Job Interview with a business case to solve
June 28, 2006 1:15 PM   Subscribe

I have a job interview where I will be given a business case and expected to discuss how I would go about resolving the issue. Any out-of-the-ordinary things I could read up on?

It will be about pharmaceutical marketing and the firm itself consults in the industry.

I have already searched and printed reams on the company, what they offer, have done in the past and their philosophies.

Any other suggestions?
posted by notcostello to Work & Money (9 answers total)
The Tylenol product tampering incident?
posted by bac at 1:31 PM on June 28, 2006

look at some articles from consultants and what they advised companies with problems to do.

(like bausch and lomb, recently...)
posted by Izzmeister at 1:32 PM on June 28, 2006

like this at BusinessWeek.
posted by Izzmeister at 1:33 PM on June 28, 2006

Best answer: Talk as much as possible. They likely don't care if you can solve the problem or not, so much as wanting to use it as a chance to see how you think and process information.

If you're making assumptions, state them and explain why you're assuming them. If it's a wild guess just because you need to put a stake in the ground, just say so.

Ask questions. They can likely give you more information than they will volunteer.

When you're done, don't be afraid to ask about the solution to the problem, and ask what they would have done differently. It'll show that you're constantly trying to improve yourself.

Oh, and relax--you don't know what specific problem they're going to throw at you, and they know that. They're not expecting a perfect solution, they're simply expecting a window into you.
posted by NotMyselfRightNow at 1:34 PM on June 28, 2006 [1 favorite]

It's a process question. It's easy to correct a logical person's understanding of the industry. It's very hard to correct an illogical person.
posted by I Love Tacos at 1:42 PM on June 28, 2006

Talk as much as possible. They likely don't care if you can solve the problem or not, so much as wanting to use it as a chance to see how you think and process information.

While they surely will be interested in how you think, talking just to talk (versus actually solving the problem) seems like poor advice.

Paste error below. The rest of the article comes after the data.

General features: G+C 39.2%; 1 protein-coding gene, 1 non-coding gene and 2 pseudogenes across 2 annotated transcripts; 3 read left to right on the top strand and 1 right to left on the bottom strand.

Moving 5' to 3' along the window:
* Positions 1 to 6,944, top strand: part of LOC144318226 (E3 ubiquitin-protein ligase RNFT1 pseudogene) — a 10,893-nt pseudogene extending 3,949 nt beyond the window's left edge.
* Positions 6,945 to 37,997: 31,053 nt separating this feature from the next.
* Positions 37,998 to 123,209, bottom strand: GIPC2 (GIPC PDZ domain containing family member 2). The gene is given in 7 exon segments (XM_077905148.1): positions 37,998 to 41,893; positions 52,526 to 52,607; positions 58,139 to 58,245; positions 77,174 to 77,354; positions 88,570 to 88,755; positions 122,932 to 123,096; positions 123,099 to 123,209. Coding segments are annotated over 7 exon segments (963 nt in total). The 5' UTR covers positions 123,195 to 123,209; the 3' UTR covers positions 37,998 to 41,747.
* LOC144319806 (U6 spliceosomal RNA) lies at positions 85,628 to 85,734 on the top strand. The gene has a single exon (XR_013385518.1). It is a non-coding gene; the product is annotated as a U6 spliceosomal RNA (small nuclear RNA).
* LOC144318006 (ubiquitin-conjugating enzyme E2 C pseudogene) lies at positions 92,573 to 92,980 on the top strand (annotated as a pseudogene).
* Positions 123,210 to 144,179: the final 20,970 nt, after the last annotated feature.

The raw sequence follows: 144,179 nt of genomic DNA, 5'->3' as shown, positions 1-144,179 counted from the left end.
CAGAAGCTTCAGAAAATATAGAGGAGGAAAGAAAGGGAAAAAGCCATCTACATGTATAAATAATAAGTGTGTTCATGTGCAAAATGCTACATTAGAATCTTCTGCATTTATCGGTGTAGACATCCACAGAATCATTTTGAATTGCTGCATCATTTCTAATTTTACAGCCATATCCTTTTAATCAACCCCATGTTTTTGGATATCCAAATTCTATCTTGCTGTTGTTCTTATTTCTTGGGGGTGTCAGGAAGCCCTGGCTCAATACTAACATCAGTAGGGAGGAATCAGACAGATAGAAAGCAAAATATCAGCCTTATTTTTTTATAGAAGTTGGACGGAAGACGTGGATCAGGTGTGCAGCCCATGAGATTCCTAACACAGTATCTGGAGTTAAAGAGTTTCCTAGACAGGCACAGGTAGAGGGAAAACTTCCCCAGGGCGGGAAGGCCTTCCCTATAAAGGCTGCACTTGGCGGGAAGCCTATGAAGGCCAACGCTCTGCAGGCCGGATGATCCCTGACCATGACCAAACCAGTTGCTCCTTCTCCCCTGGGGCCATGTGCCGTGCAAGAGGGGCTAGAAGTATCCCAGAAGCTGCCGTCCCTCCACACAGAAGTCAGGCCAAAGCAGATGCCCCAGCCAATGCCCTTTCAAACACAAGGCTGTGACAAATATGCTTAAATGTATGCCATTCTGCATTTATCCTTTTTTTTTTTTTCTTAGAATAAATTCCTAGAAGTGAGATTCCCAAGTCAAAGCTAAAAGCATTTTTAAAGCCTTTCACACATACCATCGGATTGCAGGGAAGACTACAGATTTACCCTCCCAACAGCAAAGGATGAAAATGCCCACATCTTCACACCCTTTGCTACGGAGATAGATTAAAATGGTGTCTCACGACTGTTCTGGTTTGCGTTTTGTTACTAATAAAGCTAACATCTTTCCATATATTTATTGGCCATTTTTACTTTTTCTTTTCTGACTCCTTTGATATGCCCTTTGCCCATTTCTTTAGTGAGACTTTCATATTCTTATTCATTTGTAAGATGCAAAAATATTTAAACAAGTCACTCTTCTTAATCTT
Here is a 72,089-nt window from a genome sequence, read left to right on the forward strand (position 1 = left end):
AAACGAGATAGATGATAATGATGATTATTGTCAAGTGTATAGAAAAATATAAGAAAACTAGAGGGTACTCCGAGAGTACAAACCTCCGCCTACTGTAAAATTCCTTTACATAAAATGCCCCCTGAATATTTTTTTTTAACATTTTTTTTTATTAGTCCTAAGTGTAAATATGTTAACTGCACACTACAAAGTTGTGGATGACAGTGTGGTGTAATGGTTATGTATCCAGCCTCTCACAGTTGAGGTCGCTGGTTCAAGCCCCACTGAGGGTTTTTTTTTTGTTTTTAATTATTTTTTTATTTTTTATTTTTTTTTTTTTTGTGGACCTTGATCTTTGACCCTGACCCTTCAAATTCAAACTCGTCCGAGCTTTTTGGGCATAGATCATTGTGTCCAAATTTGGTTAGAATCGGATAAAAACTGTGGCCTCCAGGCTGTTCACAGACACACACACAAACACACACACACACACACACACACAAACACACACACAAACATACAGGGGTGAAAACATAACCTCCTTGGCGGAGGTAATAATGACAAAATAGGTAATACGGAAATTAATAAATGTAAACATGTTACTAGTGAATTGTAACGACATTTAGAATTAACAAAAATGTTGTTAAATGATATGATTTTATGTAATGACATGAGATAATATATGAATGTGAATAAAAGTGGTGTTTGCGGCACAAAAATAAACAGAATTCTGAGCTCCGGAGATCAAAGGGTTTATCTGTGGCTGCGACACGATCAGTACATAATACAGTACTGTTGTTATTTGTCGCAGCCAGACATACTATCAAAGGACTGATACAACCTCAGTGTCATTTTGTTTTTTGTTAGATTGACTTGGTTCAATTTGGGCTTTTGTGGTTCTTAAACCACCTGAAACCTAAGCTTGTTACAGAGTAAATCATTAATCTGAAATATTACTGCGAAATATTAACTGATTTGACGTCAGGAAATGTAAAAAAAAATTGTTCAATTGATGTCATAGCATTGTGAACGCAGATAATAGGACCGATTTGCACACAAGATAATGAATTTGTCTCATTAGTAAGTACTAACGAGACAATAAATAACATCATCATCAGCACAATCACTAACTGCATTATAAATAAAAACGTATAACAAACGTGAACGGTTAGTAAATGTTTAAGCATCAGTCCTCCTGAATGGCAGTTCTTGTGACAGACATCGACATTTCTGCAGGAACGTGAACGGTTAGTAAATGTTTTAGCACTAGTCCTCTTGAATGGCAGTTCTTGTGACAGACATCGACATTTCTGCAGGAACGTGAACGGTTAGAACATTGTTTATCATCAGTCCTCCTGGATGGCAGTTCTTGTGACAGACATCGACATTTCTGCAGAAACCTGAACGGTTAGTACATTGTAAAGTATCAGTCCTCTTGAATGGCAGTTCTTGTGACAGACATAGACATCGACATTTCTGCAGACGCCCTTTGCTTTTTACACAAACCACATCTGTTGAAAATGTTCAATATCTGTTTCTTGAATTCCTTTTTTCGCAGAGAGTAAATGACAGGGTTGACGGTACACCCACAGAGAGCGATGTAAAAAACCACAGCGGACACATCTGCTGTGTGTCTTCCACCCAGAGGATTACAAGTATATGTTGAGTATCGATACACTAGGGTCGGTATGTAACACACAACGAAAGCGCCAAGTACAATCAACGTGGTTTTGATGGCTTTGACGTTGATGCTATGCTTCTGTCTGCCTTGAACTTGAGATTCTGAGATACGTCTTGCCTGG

I am neither an interviewer, a consultant, in the pharmaceutical business nor do I work in PR/marketing. But this is how I would approach this (YMMV):

1) Have a pad of paper ready;

2) Interviewer lays out hypothetical situation;

3) I would write down what they say as accurately as possible, as well as outline the duties to be handled by such a situation;

4) Explain how I would tackle each of these duties (scratching them off as I cover them);

5) Interviewer applauds my rational and thorough approach to the problem and offers me six figures and a company car.

I completely agree with the rest of NoMyselfRightNow's answer (asking probing questions, asking what they think of response, relaxing), I just think trying to solve the problem trumps talking in circles.
posted by Terminal Verbosity at 2:10 PM on June 28, 2006

Only problem with terminal verbosity's answer is that often they won't let you write anything down. at the very least, you should ask before you make this assumption.

I've had people recommend Case in Point as a good book to prep for these sorts of interviews, but haven't read it myself.
posted by andifsohow at 2:54 PM on June 28, 2006

Be prepared to make bizarre estimates. Consulting firms are famous for questions like (adapting to pharmaceutical business) "please give a rough estimate on how many aspirin pills are consumed per year in the US".

The answer you give doesn't matter much, as long as it is reasonable, what they're really looking into is the method you use to calculate (estimate the population, estimate frequency of sickness, estimate namebrand preferences, estimate percent of population who is allergic).

Actually, for consulting firms, usually what matters in any case is your method. Explain every step in your reasoning, every supposition, and where it comes from. In your actual work, the actual result is a deterministic (non-creative) process from the methodology chosen, so, the real value is in coming up with good methodologies to tackle problems.
posted by qvantamon at 3:46 PM on June 28, 2006

On preview, a bit redundant with the last answer, but...

I did management consulting interviews with this format. The questions I got were in different markets, but it might be useful for you to hear them as typical case-type questions:

1. I have a client who wants to get into the beeper business. In a meeting, he asks for an estimate of how big the market is. Make an estimate.

2. How much profit does a typical symphony in a big city make?

3. For an airline, how many mechanics should I have on staff?

4. The client is in banking customer service. Some centers are very efficient and others aren't. What information do you need to figure out why? [I ask for a graph of how many agents they have per capita for the population they serve.] Good--they give you a graph like this: [dots all over the place in no pattern.] Why does it look like that?

5. How should I distribute costs to different product lines in a Walgreen's?

The comment about process is right. They do NOT want you to just make up a number, they want to see how you think about getting an accurate estimate. I got the job in one place because after I made all my guesses about the symphony I ended up with negative profit, and then said, 'Hmm...I think my assumptions about salary must be off.' They care about how you figure out the answer, not what the answer is.
posted by underwater at 3:48 PM on June 28, 2006

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